We're all cheering for you. Let us know the good news when it happens!

Me, Myself and I
Blanding, UT

greenandwhite:
At times like these there are no rivals, only brothers.

beaverfootball#1
Beaver, Utah

all you people saying that its the parents fault for letting their kids play sports need to grow up. do you really think that is what this family needs right now? everything we do in life is a risk. it was an accident, accidents happen.

porter and his family have the prayers from the boys down in beaver. hope you make a full recovery and best of luck to you, your family, and your team this year.

Mugabe
ACWORTH, GA

Why in the world do the public schools sponsor inter school sports--especially the rough ones where kids get injured for life?

I ask the same question. This incident is not the worst that has happened this year, 2011, regarding inter school sports. Young men have actually collapsed and died during practicing in some schools back east. We put too much emphasis on contact sports. The Parent's are as much to blame as the institutions because we want our son's to get hugh pro sports contracts. Or, to get a handsome scholarship to some college.

Some schools are proposing cutting library expenses, while increasing the budget for contact sports. JSB is right, we should put more emphasis and money into activities that will have long term, positive and uplifting effects on our children than those activities that could, potentially, injure them for life.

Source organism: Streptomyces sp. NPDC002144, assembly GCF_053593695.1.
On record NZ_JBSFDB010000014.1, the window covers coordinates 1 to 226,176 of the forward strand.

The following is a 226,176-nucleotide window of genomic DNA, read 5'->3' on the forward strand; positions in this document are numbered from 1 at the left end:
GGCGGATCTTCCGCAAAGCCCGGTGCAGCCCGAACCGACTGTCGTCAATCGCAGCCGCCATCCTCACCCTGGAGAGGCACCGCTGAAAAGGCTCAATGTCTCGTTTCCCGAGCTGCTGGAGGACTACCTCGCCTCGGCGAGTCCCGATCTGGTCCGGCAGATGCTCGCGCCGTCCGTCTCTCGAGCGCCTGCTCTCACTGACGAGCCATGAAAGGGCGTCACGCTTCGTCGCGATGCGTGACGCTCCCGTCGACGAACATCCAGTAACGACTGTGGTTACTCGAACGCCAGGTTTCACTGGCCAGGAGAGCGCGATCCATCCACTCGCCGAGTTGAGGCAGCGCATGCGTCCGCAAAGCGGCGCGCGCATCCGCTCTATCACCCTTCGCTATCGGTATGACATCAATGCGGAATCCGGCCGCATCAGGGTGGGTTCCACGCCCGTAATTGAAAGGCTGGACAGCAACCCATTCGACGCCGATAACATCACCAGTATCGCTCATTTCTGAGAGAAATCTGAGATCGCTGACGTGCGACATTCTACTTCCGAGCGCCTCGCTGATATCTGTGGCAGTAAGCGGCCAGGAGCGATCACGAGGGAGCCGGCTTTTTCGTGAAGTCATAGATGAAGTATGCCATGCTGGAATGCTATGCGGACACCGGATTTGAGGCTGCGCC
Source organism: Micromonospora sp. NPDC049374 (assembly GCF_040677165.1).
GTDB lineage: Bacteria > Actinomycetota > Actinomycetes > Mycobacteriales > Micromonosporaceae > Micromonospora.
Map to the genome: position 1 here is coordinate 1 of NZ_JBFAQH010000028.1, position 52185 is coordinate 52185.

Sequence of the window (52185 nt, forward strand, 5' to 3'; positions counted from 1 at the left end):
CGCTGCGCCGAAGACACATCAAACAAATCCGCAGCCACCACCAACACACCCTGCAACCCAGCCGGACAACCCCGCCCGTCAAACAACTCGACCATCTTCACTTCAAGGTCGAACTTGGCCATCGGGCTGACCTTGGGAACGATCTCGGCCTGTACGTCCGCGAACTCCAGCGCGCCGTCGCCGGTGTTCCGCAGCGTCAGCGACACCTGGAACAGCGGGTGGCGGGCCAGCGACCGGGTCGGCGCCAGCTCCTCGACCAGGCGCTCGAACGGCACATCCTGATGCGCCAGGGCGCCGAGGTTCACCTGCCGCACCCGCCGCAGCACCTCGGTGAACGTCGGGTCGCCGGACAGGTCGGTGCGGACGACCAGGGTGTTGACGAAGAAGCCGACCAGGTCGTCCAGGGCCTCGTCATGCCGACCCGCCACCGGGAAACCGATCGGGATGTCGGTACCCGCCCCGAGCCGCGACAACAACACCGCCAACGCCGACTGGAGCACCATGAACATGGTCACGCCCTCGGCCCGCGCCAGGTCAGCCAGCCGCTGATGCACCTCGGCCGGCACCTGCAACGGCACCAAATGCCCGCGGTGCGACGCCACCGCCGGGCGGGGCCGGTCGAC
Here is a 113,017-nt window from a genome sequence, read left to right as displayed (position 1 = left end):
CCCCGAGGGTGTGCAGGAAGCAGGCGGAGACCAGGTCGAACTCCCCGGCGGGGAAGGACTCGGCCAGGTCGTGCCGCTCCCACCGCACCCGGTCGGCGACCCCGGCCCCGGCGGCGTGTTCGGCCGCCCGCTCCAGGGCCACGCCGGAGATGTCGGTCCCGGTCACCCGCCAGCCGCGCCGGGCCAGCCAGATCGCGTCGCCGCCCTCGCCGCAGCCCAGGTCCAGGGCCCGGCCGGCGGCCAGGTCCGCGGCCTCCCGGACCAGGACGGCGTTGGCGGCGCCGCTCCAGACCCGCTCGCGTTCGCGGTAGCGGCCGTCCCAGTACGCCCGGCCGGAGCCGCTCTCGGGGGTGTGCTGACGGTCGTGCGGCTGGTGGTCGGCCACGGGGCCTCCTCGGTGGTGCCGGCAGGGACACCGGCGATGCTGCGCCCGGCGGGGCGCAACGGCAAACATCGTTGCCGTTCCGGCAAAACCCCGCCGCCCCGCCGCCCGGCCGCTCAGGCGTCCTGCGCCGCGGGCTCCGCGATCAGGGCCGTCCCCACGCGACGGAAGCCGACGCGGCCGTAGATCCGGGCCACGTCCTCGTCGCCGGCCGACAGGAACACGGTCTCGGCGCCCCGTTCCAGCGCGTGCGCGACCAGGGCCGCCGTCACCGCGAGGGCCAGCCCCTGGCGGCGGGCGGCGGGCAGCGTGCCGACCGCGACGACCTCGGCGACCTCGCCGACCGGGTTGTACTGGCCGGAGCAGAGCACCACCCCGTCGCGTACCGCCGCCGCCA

Our prayers go out to the Hancock family.

marxist
Salt Lake City, UT

Having spent five years doing surveillance on spinal cord and traumatic head injuries I can tell you that football just isn't worth the risk. The human body is not designed for this kind of punishment. Did any of you note that Jim McMahon and others are suing the NFL for negligence? Jim says he often goes someplace then can't remember why. Dump football at all levels.

JSB
Sugar City, ID

The research shows that of the different extracurricular activities, participation in high school athletics give the least bang for the buck than the other extracurricular activities. At a time when there arent a lot of bucks in our public schools, lets put the bucks where they can do the most good. At risk kids can debate, can be in plays, can participate in clubs, can sing in the chorus, etc. And it will do them a lot of good and more kids can be involved. Of course, there is risk in everything (even driving to school), but should the schools be sponsoring sports that unnecessarily place these young men at serious risk of permanent physical or mental damage? Especially when the benefits, if any, are so marginal? My grandson runs cross country and spends a lot of extra hours in training. Hes also an A student taking several AP classes. Because of the demands on his time in X-Country, he must compromise in his studies. Is this a good idea? The coach thinks so. But then, winning is everything,